Robert B. Parker has long been acknowledged as the
dean of American crime fiction. His novel featuring the
wise-cracking, street-smart Boston private-eye Spenser have
earned him a devoted following and reams of critical
acclaim, typified by R.W.B. Lewisí comment, ďWe are
witnessing one of the great series in the history of the
American detective storyĒ (The New York Times Book
Review). G.P. Putnamís will publish his latest novel,
Potshot, in April 2001 ($23.95). His previous
Spenser novel, Hugger Mugger, was a national
bestseller in the Spring of 2000. He also had a
national bestseller last Fall with Perish Twice, his
second Sunny Randall novel.
other works include the classic Poodle Springs, a
novel completed from an unfinished manuscript begun by the
late Raymond Chandler, and Perchance To Dream, the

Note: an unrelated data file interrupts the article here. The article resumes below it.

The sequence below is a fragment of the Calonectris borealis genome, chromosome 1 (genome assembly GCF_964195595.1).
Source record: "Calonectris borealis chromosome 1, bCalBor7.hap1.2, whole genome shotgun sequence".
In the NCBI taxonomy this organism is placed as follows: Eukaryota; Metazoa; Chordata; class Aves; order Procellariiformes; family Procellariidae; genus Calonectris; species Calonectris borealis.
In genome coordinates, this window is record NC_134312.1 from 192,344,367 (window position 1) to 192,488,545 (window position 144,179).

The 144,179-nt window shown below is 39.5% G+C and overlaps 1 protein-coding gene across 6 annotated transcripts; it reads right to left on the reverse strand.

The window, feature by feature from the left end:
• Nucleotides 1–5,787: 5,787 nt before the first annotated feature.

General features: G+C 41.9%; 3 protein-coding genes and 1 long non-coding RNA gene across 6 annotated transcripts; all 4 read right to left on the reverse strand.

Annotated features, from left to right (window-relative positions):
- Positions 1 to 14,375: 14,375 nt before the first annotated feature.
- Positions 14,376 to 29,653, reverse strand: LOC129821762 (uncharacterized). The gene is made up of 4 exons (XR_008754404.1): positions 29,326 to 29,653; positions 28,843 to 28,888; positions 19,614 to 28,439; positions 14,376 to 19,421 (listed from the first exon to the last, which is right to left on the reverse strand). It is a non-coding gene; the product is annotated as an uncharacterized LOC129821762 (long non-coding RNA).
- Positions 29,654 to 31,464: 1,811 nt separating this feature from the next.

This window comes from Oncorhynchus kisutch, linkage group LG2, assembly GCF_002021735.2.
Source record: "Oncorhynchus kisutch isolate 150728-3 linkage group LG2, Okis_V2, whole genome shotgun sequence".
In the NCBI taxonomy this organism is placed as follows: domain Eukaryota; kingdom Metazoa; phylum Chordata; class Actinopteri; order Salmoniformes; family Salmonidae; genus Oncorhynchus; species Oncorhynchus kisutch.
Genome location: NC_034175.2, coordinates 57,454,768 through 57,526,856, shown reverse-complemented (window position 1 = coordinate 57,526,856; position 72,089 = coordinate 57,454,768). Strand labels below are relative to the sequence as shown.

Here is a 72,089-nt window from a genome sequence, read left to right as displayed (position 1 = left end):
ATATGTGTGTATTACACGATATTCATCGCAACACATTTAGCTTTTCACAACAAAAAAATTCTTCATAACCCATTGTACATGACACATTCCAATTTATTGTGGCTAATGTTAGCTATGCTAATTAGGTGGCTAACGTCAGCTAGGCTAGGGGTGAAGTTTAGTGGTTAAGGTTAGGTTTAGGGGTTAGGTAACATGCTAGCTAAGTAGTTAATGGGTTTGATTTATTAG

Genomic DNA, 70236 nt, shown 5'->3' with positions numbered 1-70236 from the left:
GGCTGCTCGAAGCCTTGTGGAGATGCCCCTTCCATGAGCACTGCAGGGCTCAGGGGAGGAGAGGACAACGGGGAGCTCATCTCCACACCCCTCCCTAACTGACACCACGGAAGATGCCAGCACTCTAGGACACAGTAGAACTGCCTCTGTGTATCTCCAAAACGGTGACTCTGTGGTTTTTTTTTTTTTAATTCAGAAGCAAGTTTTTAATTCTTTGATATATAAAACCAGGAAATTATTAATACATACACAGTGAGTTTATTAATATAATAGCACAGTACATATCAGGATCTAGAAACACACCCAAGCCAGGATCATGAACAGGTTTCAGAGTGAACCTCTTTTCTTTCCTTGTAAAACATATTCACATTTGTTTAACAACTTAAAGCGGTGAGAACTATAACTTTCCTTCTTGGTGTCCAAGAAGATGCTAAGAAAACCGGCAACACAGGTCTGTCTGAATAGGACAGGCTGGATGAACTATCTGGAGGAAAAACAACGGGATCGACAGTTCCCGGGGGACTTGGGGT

sequel to Raymond Chandlerís The Big Sleep.
Ironically, Parker wrote about Chandler in a chapter of his
doctoral thesis about the evolution of the American Hero,
beginning with the colonial period and ending with the
twentieth century mystery writers. As fate would have it,
Parker has now become one of the best of them: "Robert B.
Parker has taken his place besides Dashiell Hammett,
Raymond Chandler, and Ross MacDonald" (The Boston
raised in Massachusetts, Parker attended Colby College in
Maine, served with the Army in Korea, and then completed a
Ph.D. in English at Boston University. He married his wife
Joan in 1956; they raised two sons, David and Daniel.
Together the Parkers founded the Pearl Productions, a
Boston- Based independent film company named after their
short-haired pointer, Pearl, who has also been featured in
Parkerís last few novels. He and Joan now live in the
began writing his Spenser novels in 1971 while teaching at
Bostonís Northeastern University. Little did he suspect
then that his witty, literate prose and psychological
insights would make him keeper-of-the-flame of Americaís
rich tradition of detective fiction. Parkerís fictional
Spenser inspired the ABC-TV series Spenser: For
Hire. More recently, his Spenser novels, Small
Vices and Thin Air were made into television
films for the A&E network.